Yes, we are having a baby. Yes, we are having a baby in Japan.
Our family of 3 is about to become a family of 4. We are very excited to announce that we have a little one on the way!
Our second child will be born in the blazing heat of Fukui’s summer. I have decided to renew my contract and stay in Japan a third year, so this child will be born in Japan. There is no doubt that having a baby in a foreign country will be full of all kinds of new and exciting adventures. You can look forward to more posts as I blog about being pregnant and having a baby in Japan.
We confirmed the pregnancy with a home pregnancy test when I was about 4 weeks along. It wasn’t a big surprise because we have been trying for some time now. We were both very excited to finally see those two pink lines! The first few times buying a test in Japan were done far from our home. There is always a risk of running into people we know at the pharmacy, or worse, people that know us who we don’t recognize. This time around I went to the closest pharmacy because after a while I stopped caring about that risk. Japan doesn’t seem to have any early detection tests (that we could find), so I had to be patient. Also, Mike insisted that I be patient to avoid wasting tests. It was worth the wait.
I had very little morning sickness with the Bunny, but for some reason my uterus didn’t adjust to our new time zone and I ended up with evening sickness! Luckily, crackers and water kept the nauseous feelings at bay.
At 7 1/2 weeks we went to a “ladies’ clinic” to get the pregnancy confirmed by a doctor. In Canada we were well accustomed to waiting a very, very long time to see health care professionals – especially obstetricians. The clinic we went to in Fukui took us inside right away, much to the Bunny’s satisfaction. We didn’t even have to make an appointment! Another difference from Canada is that pregnancy isn’t confirmed by a urine test or a blood test, but by an ultrasound. The obstetrician had me sit in a very interesting chair that raised itself, rotated me and spoke Japanese to me. Sure enough there was a baby inside, but it was too early to confirm a due date.
The doctor wanted me to come back for another visit, so I went through the quick and painless process of getting an ultrasound in robo-chair for a 2nd time at 10 1/2 weeks. We got to take home our first picture of the new baby and the pregnancy was confirmed for REAL. The obstetrician gave us an official-looking paper with the baby’s due date to be taken to Fukui city hall to be registered. Yes, we had to register my pregnancy at city hall, but in exchange we got a giant pile of coupons for (almost) free prenatal care visits. We also got a bilingual copy of the “Maternal and Child Health Handbook”. Everything relating to the pregnancy and first 6 years of our child’s life can be recorded in this book. It’s both a keepsake and a full, detailed medical history that we can carry with us wherever we go.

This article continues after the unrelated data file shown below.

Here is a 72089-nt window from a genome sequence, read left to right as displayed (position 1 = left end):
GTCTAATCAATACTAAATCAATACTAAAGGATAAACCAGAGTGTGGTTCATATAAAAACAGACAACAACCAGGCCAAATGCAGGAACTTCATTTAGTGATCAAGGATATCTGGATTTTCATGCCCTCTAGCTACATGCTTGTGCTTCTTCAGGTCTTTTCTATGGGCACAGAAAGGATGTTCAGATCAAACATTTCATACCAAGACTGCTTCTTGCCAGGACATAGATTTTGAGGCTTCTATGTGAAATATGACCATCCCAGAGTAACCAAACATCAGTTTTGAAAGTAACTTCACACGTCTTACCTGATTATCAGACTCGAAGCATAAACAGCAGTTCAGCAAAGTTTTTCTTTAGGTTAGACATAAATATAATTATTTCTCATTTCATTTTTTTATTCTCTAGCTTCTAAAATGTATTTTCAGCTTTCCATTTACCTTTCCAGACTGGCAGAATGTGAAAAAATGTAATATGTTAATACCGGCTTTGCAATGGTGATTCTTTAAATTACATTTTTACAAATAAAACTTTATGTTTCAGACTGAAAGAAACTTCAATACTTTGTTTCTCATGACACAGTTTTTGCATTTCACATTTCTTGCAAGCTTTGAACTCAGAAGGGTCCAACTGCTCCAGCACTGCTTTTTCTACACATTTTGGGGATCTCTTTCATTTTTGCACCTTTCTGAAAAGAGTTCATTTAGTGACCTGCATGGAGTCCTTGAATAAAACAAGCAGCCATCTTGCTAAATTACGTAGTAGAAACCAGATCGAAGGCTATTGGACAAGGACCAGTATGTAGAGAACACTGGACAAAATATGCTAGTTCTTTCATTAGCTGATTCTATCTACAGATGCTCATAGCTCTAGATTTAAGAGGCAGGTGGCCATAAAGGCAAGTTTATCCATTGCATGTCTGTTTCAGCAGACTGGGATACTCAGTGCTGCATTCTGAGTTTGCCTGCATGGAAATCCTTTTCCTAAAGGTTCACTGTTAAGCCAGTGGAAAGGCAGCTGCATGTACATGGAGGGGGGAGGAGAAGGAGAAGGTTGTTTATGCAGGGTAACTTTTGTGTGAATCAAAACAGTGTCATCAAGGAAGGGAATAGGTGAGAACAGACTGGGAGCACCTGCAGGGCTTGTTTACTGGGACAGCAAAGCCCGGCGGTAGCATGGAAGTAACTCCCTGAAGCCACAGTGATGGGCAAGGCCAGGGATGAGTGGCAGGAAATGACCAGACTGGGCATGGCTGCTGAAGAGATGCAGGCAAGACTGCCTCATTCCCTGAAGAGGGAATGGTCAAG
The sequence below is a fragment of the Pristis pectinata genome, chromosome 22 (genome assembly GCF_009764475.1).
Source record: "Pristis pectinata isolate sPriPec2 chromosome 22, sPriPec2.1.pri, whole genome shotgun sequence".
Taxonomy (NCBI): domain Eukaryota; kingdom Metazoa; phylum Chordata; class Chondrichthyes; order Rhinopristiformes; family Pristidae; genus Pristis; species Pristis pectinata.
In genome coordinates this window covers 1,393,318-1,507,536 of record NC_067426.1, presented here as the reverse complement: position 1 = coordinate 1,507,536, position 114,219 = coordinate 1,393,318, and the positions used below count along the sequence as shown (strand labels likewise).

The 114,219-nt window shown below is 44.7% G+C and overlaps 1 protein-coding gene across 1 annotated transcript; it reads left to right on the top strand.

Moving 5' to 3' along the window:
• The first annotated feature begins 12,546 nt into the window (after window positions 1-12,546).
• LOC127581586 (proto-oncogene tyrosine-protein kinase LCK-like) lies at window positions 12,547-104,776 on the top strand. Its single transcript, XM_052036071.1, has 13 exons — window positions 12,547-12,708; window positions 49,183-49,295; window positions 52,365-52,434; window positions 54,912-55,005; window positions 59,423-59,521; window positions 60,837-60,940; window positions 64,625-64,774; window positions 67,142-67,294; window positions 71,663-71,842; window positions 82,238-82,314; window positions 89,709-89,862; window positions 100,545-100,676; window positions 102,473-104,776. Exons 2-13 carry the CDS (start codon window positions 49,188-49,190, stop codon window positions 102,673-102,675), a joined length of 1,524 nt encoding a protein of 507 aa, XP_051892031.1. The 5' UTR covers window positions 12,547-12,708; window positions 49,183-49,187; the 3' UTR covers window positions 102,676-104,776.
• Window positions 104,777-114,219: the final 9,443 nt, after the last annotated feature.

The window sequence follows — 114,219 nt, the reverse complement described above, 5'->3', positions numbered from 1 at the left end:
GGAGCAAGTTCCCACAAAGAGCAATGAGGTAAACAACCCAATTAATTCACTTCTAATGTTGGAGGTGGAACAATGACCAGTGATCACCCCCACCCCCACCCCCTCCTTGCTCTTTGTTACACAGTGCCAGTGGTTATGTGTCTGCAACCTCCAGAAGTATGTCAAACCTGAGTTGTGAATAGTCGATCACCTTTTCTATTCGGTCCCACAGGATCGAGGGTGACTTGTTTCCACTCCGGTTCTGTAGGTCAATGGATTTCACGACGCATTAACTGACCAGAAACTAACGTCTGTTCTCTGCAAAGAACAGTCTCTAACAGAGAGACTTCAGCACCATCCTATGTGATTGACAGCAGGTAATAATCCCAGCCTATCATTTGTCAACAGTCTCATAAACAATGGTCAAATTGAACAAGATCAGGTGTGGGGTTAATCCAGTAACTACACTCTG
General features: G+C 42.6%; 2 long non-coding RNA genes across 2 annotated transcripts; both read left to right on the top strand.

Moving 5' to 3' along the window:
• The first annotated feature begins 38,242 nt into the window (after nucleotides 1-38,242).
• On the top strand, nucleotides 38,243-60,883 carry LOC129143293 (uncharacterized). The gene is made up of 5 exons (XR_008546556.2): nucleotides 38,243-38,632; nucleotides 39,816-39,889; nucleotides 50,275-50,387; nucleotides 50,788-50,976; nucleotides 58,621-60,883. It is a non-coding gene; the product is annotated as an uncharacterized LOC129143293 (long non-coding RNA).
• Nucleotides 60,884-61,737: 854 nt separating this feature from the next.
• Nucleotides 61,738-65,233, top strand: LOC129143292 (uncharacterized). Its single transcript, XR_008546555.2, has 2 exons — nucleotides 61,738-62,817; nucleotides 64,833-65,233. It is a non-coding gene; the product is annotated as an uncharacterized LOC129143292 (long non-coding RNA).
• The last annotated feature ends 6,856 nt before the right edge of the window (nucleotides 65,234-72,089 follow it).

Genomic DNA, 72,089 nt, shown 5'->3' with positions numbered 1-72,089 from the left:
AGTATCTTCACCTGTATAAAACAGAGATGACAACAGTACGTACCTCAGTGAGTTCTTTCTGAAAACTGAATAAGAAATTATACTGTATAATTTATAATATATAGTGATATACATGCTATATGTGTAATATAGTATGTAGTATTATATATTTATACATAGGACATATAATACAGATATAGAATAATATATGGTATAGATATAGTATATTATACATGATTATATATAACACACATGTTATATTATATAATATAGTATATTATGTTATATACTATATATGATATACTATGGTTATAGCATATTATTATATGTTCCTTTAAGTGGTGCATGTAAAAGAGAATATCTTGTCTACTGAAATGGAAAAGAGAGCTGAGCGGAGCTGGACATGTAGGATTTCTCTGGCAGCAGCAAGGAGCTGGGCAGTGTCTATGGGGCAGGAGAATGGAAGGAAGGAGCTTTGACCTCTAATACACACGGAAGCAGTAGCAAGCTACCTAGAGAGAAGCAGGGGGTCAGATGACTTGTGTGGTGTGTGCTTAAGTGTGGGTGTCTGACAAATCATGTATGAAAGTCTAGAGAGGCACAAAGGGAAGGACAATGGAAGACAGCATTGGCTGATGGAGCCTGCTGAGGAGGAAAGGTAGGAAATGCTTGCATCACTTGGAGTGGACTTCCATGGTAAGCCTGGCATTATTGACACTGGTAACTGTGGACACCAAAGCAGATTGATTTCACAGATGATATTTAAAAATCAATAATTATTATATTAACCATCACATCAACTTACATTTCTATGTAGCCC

Our first “official” prenatal visit took place at 12 1/2 weeks. We paid ¥640 for a cup to pee in, a weight/blood pressure check, an ultrasound, a consultation, a pap smear and a blood test – in that order. All of these things took place in under 40 minutes (we had to wait for 10 minutes because there was someone ahead of us, otherwise it would have been 30). Mike and the Bunny got to see the baby on the ultrasound monitor for the first time! The Bunny seems to think that the baby is on TV. Our next appointment is in 3 weeks, we might be able to convince her that the baby doesn’t live on TV by that point.
One thing we haven’t had to worry about is finding an English speaking doctor because we continue to use Japan Healthcare Info. They have been an incredible help to us. We don’t have to make appointments, do any research for local health care providers, or do anything to access health care other than calling JHI and saying “I want to see a doctor for ________”.
With the end of first trimester our fears of miscarriage are behind us, and my baby bump is slowly starting to appear. I might be the only one who notices at this point, but I see the beginning of something taking shape.